* Now take another quarter of the 'dust'and sprinkle it on your porch and porch furniture. Sit back and         relax in one of the chairs. Doesn't the 'dust' make your clothes look nice?

    * Take another fourth of the dust and gently sprinkle it on your freshly washed car, remembering all the         while that this is BLACK DUST. Be sure to start the car and turn the heater on so the dust gets sucked          into the car.

    * Finally, what do you do with the last quarter of the dust. It really doesn't matter what you do with it!         Because no matter where you put it--It's going to get ALL over everything--EVERYWHERE!

   People were JUST PLAIN FED UP! All of government was telling us: "No one should have to live like this!" But, yet we were.

    The community pulled together and circulated a petition to make the company see that we were serious about getting something done about the dust level and to raise awareness about the problem. The problem with the dust didn't start until the company moved the prep plant to our side of the mountain. Everyone who lives in a coal community knows that they will ahve to deal with some dust. We were all used to dust--but not at this level.

    The mountain had protected use from the blowing dust until they cut the mountain down and put that prep plant right on top of it. That just opened the way, like a tunnel, for the dust to float down on top of us. A violation was written, and a cessation order issued. DEP Director Mike Castle rescinded the order and offered an alternative solution. The solution involved making the coal company pay the "town" of Sylvester $100,000 to use for a civic project so theminers wouldnt' have to be out of work for three days. Well, that didn't take care of the problem! The dust is still there!.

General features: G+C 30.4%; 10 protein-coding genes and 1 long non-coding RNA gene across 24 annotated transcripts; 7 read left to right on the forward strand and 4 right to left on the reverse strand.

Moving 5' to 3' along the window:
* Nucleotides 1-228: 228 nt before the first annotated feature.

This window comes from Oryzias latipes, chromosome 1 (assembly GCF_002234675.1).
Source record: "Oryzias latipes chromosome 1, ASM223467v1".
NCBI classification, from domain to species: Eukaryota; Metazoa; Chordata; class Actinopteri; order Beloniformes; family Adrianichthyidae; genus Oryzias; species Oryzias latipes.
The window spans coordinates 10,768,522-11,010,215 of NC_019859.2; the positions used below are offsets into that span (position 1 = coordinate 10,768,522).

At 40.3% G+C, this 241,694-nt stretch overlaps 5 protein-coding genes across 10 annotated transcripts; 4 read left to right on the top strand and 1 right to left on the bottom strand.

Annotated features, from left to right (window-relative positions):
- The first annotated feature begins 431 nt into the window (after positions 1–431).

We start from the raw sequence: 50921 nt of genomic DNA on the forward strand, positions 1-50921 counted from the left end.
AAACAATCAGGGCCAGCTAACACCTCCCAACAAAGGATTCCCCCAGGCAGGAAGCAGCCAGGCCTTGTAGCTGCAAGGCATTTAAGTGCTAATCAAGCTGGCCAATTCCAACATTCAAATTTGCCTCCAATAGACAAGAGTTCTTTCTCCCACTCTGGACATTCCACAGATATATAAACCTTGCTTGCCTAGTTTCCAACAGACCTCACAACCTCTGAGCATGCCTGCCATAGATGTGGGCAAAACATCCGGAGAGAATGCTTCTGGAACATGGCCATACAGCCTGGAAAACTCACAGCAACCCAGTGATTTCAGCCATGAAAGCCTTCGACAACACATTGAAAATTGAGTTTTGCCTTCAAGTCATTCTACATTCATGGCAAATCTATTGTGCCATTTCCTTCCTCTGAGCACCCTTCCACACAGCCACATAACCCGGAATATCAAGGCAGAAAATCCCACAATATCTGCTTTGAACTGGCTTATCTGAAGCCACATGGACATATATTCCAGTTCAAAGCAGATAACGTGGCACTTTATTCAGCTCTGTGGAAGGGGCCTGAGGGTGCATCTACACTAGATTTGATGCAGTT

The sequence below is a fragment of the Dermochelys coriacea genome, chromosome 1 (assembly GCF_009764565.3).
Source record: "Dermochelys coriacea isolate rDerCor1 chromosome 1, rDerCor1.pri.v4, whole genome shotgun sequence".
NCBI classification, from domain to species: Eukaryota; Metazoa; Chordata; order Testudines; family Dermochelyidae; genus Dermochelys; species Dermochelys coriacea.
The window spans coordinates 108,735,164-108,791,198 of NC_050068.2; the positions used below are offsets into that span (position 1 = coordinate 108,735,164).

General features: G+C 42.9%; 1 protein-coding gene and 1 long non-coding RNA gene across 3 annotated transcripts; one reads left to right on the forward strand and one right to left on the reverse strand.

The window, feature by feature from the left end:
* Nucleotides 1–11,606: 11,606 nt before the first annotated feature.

Many meetings and hearings took place, and now the town of Sylvester is in mediation with the coal company and DEP to try to work out a way to...Well, I'm not sure that they're trying to do.The only right, decent, legal thing to do is STOP THE DUST! How? Maybe that's what they're trying to figure out. I don't know the answer to the dilemma. I have some ideas--but NO ONE IS LISTENING. The law says for them to prevent damage. How can anyone know how much damage has already been done to the tiny lungs of children who have played in the town for the two years that this has been happening? Is it going to take a 10-year-old child dying from BLACK LUNG Disease before our government does something to benefit the people just because it is the right thing to do?

    We are prisoners in the very homes we worked so hard to pay for. We can't use our porches, or porch furniture or swimming pools. In warm weather we can't leave our doors or windows open because the dust comes inside. Our attics are full of coal dust; our insulation ruined and our sidewalks black with coal dust. It's in our furnaces, our air conditioner filters and air cleaners. Even keeping the doors and windows shut doesn't keep it out. Somehow it manages to creep inside the house and get in the carpet and drapes. When you dust, it's on the tables and fan blades. sometimes it manages to get inside the kitchen cabinets. Children who play in the yard come in the house looking like they have been working in the mines. I've even found coal dust inside my computer. You wash it off today and tomorrow it's back.

    Unlike the Ghost Busters song "who ya gonna call?"-- it seems to us that we don't have anyone to call. The state agencies who should be 'Dust Busters' don't seem to care. If they did, we wouldn't still be putting up with this after two and a half years. We need an air quality standard for WV. EPA standards are NOT good enough for here! Dust is too concentrated in WV!